“Our landlord tenant act is considered one of the five worst in the country,” said Dan Straughn, the executive director of the Homeless Alliance. “Tenants don’t have the right to withhold rent if the unit needs repair. And landlords can be bullies. You can get an eviction notice on Monday and be out by Friday.”

It’s difficult for tenants to sue their landlords for failing to maintain the property, Legal Aid attorney Eric Hallett told state lawmakers during a September hearing.

“The number one question I get is, ‘Can I force my landlord to make repairs?’” Hallett said. “Unfortunately, my calls often end with, ‘I can’t force your landlord to do anything because there’s a good possibility you’ll be evicted for asking for repairs.’”

Many times, Hallett said, repairs are never done.

Other Holes In State Law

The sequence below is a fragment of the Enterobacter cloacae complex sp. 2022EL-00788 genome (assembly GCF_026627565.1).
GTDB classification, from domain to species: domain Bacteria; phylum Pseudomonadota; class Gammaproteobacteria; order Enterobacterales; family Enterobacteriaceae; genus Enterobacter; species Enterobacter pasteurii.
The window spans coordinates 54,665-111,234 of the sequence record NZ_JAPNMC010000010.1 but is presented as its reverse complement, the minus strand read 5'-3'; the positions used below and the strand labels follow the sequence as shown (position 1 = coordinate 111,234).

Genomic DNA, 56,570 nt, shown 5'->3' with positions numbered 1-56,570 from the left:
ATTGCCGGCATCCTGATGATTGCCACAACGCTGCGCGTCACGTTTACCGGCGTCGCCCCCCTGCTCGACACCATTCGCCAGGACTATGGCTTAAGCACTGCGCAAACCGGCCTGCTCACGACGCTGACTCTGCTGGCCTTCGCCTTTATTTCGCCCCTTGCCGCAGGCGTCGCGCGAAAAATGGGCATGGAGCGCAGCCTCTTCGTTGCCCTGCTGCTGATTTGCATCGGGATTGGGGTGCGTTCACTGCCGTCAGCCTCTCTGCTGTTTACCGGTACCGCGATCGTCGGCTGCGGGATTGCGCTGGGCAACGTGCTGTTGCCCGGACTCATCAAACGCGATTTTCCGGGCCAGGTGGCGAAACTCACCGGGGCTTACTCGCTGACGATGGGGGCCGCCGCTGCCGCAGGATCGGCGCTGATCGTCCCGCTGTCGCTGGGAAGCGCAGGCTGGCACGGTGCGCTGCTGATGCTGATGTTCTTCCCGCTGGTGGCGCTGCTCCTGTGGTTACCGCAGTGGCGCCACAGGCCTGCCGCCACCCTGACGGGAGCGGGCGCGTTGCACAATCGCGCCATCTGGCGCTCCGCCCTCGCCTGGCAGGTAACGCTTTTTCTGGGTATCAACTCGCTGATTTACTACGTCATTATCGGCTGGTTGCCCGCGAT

Industry groups say the eviction problem is more nuanced and the Landlord Tenant Act has been modernized. A 2022 amendment increased the repair deductible for tenants from $100 to one month’s rent.

Many tenants were not aware of the new provision and that lack of knowledge could be part of the eviction problem, said Will Roberts, government affairs director for the Oklahoma Association of Realtors.

“If owners are not keeping up their property, then you have these remedies in statute,” Roberts told a state House committee. “Ultimately the person who is responsible for this is the person who owns the building.”

Roberts said Realtors would be willing to discuss including anti-retaliation language in the act during the next legislative session.

“We’re not defending these bad landlords,” he said. “What we are trying to do is just ensure that people are in control of their own property.”